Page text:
FIGS. 1A and 1B show color filters having the “stripe defect.” The stripe defect occurs when one of the color resist layers is thicker or thinner than the nominal value. In FIG. 1A, the stripe defect is due to a difference between the thicknesses of the blue and green resist. The sensor 100 includes a plurality of scribe lines 120 arranged in a rectangular array. A plurality of filter regions are surrounded by the scribe lines 120. The filter regions include active regions 110 and bond pad regions 130 arranged within the scribe lines 120. The stripe defect is indicated by the plurality of regions, designated “B”, in which either the blue resist layer is thicker than its nominal value, or the green resist layer is thinner than its nominal value, and a plurality of regions designated “G” in which either the green resist layer is thicker than its nominal value, or the blue resist layer is thinner than its nominal value. Similarly, in FIG. 1B, the defect is due to a difference between the thicknesses of the green and red resist. In FIG. 1B, active regions are 110′, bond pad regions are 130′ and scribe lines are 120′. In regions designated “G”, either the green resist layer is thicker than its nominal value, or the red resist layer is thinner than its nominal value. In regions designated “R”, either the red resist layer is thicker than its nominal value, or the green resist layer is thinner than its nominal value.

FIG. 1C is a side cross sectional view of a conventional CMOS imaging sensor (CIS) 100. The CIS 100 has a substrate 107 having a plurality of scribe lines 109 arranged to form at least one filter region 101 surrounded by the scribe lines. The substrate 107 may be an insulating substrate, or an insulating layer (e.g., SiO2) above a semiconductor substrate. In a wafer having many filter regions 101, the plurality of scribe lines 109 form a grid of perpendicular lines. The filter region 101 includes an active region 102 and a bond pad region 108 with bond pads 122 thereon. The active region 102 may have n− or p+ well photo diodes therein, and may be, for example polycrystalline silicon. Active region 102 has a passivation layer 114 (e.g., SiN) thereon. The passivation layer 114 has a plurality of top metal regions 103. The passivation layer 114 has a planarization layer 104 a formed thereon, which may be a resist layer thicker than the height of the steps on the wafer surface. Planarization layer 104 a can be cast on the wafer and can be planarized by, for example, a free viscous flow of the resist at an elevated baking temperature or by a forced resist flow through pressing a flat mold on the resist surface while heating. Above the first plananrization layer 104 a, blue, green and red color resist layers are formed, designated 111 and 113. A second planar layer 104 b is above the filters 111 and 113. A microlens layer 106 is formed above the second planar layer 104 b .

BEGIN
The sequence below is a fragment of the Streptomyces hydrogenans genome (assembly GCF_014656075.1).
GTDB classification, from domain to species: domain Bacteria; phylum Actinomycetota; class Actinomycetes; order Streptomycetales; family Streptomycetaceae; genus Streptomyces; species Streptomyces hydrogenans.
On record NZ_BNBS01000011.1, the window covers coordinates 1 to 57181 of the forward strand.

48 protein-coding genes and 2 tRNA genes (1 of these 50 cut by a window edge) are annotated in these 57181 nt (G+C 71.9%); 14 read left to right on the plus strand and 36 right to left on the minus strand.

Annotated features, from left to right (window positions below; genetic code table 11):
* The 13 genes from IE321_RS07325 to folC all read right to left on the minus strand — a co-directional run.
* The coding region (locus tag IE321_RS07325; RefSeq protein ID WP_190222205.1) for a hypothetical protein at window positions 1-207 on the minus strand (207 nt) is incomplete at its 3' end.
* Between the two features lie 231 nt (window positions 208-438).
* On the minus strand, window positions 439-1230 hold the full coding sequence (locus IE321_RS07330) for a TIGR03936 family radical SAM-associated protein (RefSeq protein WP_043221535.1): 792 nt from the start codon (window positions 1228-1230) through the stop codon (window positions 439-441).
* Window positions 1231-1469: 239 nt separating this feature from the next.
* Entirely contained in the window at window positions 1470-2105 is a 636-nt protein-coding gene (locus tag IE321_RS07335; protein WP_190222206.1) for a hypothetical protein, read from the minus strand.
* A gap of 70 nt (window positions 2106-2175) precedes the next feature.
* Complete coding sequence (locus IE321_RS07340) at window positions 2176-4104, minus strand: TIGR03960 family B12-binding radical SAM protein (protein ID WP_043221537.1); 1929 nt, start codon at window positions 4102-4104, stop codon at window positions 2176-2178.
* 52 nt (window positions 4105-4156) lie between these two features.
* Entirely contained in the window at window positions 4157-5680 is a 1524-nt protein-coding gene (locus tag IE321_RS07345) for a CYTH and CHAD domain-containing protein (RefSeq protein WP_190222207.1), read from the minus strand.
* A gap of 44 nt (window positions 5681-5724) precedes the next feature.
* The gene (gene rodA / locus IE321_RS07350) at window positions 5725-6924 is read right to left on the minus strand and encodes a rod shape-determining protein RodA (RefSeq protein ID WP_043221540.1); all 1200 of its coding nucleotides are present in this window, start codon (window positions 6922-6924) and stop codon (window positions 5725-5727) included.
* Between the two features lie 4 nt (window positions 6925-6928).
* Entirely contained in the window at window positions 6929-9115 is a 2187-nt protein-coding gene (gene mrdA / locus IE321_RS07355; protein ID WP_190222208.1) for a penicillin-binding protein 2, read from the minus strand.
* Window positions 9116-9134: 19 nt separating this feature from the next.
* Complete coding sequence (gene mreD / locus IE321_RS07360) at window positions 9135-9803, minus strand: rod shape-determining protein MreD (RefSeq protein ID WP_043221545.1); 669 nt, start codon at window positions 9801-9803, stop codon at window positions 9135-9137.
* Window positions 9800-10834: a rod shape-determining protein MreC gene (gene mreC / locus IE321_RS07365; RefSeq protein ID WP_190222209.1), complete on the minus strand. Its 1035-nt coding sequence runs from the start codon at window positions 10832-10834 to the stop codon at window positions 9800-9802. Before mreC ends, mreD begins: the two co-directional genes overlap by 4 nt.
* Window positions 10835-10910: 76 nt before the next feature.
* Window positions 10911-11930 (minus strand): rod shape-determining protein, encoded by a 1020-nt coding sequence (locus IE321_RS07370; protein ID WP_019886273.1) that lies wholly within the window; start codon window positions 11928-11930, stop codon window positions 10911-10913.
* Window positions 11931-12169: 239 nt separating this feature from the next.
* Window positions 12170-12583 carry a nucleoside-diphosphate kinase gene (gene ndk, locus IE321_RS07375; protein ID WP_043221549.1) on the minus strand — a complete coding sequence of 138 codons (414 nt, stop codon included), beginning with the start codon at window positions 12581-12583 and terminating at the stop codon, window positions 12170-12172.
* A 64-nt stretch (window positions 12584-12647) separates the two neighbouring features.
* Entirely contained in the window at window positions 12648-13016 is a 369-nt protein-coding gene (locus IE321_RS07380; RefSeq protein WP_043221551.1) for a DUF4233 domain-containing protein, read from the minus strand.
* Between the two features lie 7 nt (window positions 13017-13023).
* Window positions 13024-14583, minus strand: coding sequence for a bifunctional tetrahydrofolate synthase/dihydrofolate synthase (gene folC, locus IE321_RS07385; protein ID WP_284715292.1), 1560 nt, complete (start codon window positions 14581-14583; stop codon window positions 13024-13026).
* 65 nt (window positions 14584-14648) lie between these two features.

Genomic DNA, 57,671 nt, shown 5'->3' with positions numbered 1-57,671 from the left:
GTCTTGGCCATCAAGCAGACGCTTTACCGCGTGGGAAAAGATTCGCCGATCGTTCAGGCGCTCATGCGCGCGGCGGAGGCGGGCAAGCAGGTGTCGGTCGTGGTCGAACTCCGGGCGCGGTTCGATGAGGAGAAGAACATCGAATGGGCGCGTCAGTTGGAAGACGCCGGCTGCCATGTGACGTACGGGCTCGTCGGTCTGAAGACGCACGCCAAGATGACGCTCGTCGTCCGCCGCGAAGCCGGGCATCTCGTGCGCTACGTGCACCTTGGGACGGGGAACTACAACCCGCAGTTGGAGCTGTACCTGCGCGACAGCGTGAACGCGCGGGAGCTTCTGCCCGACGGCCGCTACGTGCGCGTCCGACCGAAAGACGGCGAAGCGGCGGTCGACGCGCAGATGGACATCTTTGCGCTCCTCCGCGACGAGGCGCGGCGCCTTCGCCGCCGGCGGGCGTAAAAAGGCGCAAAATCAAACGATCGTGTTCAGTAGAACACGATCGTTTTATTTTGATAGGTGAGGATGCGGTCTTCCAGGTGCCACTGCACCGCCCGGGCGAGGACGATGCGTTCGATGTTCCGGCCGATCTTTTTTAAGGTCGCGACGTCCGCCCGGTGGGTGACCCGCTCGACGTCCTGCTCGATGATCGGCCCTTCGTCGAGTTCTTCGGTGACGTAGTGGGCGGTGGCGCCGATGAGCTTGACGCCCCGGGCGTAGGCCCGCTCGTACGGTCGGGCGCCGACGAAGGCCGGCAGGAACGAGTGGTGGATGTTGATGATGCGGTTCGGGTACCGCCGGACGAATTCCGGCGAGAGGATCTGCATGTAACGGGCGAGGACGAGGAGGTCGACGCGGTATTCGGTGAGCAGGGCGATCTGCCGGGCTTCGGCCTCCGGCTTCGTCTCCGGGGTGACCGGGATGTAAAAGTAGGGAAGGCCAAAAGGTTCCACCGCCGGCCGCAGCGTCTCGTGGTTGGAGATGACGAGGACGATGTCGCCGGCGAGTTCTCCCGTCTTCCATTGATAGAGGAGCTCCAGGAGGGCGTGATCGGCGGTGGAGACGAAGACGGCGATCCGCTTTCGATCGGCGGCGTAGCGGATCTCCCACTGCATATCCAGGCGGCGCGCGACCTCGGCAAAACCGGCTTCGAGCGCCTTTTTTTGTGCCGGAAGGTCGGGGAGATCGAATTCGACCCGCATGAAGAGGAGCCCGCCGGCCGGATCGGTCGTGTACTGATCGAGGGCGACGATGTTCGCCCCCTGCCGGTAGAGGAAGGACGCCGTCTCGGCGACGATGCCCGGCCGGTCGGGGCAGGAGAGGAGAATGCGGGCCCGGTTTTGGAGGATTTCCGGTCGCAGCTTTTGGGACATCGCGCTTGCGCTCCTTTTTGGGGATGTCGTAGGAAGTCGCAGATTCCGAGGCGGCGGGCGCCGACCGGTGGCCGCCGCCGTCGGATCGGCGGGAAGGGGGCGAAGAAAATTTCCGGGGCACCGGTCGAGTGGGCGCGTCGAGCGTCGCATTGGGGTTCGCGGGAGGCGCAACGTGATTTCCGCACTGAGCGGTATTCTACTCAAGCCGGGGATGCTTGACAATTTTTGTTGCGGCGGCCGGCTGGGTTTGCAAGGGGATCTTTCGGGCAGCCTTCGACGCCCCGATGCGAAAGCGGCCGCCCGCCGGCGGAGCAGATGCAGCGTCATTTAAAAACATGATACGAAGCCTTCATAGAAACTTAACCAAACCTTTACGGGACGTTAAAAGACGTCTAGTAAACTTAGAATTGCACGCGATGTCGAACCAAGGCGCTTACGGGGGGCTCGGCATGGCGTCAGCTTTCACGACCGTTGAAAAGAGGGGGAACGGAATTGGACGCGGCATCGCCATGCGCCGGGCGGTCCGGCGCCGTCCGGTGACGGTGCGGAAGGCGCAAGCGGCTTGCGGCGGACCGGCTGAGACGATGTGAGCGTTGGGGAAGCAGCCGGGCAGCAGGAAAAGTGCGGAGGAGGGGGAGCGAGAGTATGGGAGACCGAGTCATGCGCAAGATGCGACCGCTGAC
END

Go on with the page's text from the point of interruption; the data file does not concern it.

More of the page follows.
The height 119 of layer 104 b relative to the top of the passivation layer 114 may be about 4.5 μm. There is an additional height 118 of about 1.5 μm to 2 μm between the top of bond pad 122 and the top of the passivation layer 114, so the total step height between the top of passivation layer 114 and the top of the bond pad 122 is about 6 μm to 6.5 μm.

If the color filter signal deviation is too large, CMOS image sensor performance may be affected, resulting in yield loss as high as 15 to 20%. For example, the inventors of this application are aware of product samples in which the observed color signal standard deviations were: blue 3.93%, green 2.84% and red 1.68%. This corresponds to a yield measure Cpk of lower than 0.5.

The color filter deposition process and its relationship to the microlens array formation process are known to influence the production cycle-time, test-time, yield, and ultimate manufacturing cost.

A method of making a color filter with less signal deviation and improved yield is desired.

SUMMARY OF THE INVENTION

A method for processing a semiconductor substrate comprises the steps of: providing a substrate having at least one filter region with a plurality of bond pads therein, depositing metal above the bond pads, to reduce a step height thereof, forming a planarization layer such that the deposited metal has a height near to a height of the planarization layer, and forming the at least one color resist layer above the planarization layer.

BRIEF DESCRIPTION OF THE DRAWINGS

FIGS. 1A, 1B are a plan view showing a plurality of color filter active regions that exhibit the stripe defect.

FIG. 1C is a cross sectional view showing a conventional color image sensor.

FIG. 2 is a cross sectional view showing an active region of a color image sensor formed using an exemplary method.

FIG. 3 is a plan view of a mask over the substrate shown in FIG. 2.

FIG. 4 is a cross sectional view showing an active region of a color image sensor formed processed using a different mask.

FIG. 5 is a plan view of a mask used to deposit resist on the color image sensor shown in FIG. 4.

FIGS. 6 to 9 show another exemplary embodiment of a method for fabricating a color image sensor.

DETAILED DESCRIPTION

U.S. patent application Ser. No. 10/456,759, filed Jun. 6, 2003, is incorporated by reference in its entirety, as though set forth fully herein.

This description of the exemplary embodiments is intended to be read in connection with the accompanying drawings, which are to be considered part of the entire written description. In the description, relative terms such as “lower,” “upper,” “horizontal,” “vertical,”, “above,” “below,” “up,” “down,” “top” and “bottom” as well as derivative thereof (e.g., “horizontally,” “downwardly,” “upwardly,” etc.) should be construed to refer to the orientation as then described or as shown in the drawing under discussion. These relative terms are for convenience of description and do not require that the apparatus be constructed or operated in a particular orientation. In the drawings, like reference numerals indicate like components or items.